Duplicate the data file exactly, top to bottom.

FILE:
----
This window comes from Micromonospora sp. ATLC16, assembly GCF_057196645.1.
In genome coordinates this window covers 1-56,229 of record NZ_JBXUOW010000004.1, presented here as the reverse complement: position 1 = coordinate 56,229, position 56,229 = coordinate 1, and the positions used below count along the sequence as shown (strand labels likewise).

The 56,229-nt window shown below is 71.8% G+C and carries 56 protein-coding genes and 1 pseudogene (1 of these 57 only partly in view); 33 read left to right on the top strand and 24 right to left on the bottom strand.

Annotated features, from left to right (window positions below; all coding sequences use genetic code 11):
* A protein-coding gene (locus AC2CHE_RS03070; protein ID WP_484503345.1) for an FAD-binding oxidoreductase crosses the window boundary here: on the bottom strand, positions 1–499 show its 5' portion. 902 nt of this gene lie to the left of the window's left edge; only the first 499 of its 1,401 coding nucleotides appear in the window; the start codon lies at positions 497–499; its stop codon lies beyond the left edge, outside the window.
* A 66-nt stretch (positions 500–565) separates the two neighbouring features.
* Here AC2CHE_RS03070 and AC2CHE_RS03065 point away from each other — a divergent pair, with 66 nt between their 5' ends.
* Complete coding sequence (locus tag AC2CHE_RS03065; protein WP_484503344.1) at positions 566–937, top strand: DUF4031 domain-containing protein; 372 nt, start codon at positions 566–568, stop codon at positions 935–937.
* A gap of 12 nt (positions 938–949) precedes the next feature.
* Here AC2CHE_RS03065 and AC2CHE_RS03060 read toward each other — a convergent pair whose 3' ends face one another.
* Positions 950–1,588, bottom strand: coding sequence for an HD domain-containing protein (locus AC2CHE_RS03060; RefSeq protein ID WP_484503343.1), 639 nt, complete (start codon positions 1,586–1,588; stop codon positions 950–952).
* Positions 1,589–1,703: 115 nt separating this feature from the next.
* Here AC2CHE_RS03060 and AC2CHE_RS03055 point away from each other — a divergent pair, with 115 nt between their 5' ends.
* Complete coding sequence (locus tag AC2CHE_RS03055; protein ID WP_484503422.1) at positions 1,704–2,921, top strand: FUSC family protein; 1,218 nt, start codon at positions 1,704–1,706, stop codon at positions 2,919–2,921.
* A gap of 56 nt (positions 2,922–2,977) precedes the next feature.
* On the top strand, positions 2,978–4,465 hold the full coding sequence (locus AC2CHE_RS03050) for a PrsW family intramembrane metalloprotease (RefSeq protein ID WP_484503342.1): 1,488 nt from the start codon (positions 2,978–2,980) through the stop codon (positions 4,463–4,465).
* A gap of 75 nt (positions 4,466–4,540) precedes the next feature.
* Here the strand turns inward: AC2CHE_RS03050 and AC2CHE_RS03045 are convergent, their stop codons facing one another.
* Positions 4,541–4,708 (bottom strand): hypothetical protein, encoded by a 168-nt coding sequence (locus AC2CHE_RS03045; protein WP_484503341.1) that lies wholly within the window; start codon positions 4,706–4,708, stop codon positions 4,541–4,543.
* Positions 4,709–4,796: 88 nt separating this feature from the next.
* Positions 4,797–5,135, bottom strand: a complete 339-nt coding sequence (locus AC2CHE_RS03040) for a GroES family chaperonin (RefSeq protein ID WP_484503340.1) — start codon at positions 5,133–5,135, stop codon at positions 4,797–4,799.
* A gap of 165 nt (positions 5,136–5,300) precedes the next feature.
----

This window comes from Micromonospora sp. ATLC16, assembly GCF_057196645.1.
In genome coordinates this window covers 1-56,229 of record NZ_JBXUOW010000004.1, presented here as the reverse complement: position 1 = coordinate 56,229, position 56,229 = coordinate 1, and the positions used below count along the sequence as shown (strand labels likewise).

The 56,229-nt window shown below is 71.8% G+C and carries 56 protein-coding genes and 1 pseudogene (1 of these 57 only partly in view); 33 read left to right on the top strand and 24 right to left on the bottom strand.

Annotated features, from left to right (window positions below; all coding sequences use genetic code 11):
* A protein-coding gene (locus AC2CHE_RS03070; protein ID WP_484503345.1) for an FAD-binding oxidoreductase crosses the window boundary here: on the bottom strand, positions 1–499 show its 5' portion. 902 nt of this gene lie to the left of the window's left edge; only the first 499 of its 1,401 coding nucleotides appear in the window; the start codon lies at positions 497–499; its stop codon lies beyond the left edge, outside the window.
* A 66-nt stretch (positions 500–565) separates the two neighbouring features.
* Here AC2CHE_RS03070 and AC2CHE_RS03065 point away from each other — a divergent pair, with 66 nt between their 5' ends.
* Complete coding sequence (locus tag AC2CHE_RS03065; protein WP_484503344.1) at positions 566–937, top strand: DUF4031 domain-containing protein; 372 nt, start codon at positions 566–568, stop codon at positions 935–937.
* A gap of 12 nt (positions 938–949) precedes the next feature.
* Here AC2CHE_RS03065 and AC2CHE_RS03060 read toward each other — a convergent pair whose 3' ends face one another.
* Positions 950–1,588, bottom strand: coding sequence for an HD domain-containing protein (locus AC2CHE_RS03060; RefSeq protein ID WP_484503343.1), 639 nt, complete (start codon positions 1,586–1,588; stop codon positions 950–952).
* Positions 1,589–1,703: 115 nt separating this feature from the next.
* Here AC2CHE_RS03060 and AC2CHE_RS03055 point away from each other — a divergent pair, with 115 nt between their 5' ends.
* Complete coding sequence (locus tag AC2CHE_RS03055; protein ID WP_484503422.1) at positions 1,704–2,921, top strand: FUSC family protein; 1,218 nt, start codon at positions 1,704–1,706, stop codon at positions 2,919–2,921.
* A gap of 56 nt (positions 2,922–2,977) precedes the next feature.
* On the top strand, positions 2,978–4,465 hold the full coding sequence (locus AC2CHE_RS03050) for a PrsW family intramembrane metalloprotease (RefSeq protein ID WP_484503342.1): 1,488 nt from the start codon (positions 2,978–2,980) through the stop codon (positions 4,463–4,465).
* A gap of 75 nt (positions 4,466–4,540) precedes the next feature.
* Here the strand turns inward: AC2CHE_RS03050 and AC2CHE_RS03045 are convergent, their stop codons facing one another.
* Positions 4,541–4,708 (bottom strand): hypothetical protein, encoded by a 168-nt coding sequence (locus AC2CHE_RS03045; protein WP_484503341.1) that lies wholly within the window; start codon positions 4,706–4,708, stop codon positions 4,541–4,543.
* Positions 4,709–4,796: 88 nt separating this feature from the next.
* Positions 4,797–5,135, bottom strand: a complete 339-nt coding sequence (locus AC2CHE_RS03040) for a GroES family chaperonin (RefSeq protein ID WP_484503340.1) — start codon at positions 5,133–5,135, stop codon at positions 4,797–4,799.
* A gap of 165 nt (positions 5,136–5,300) precedes the next feature.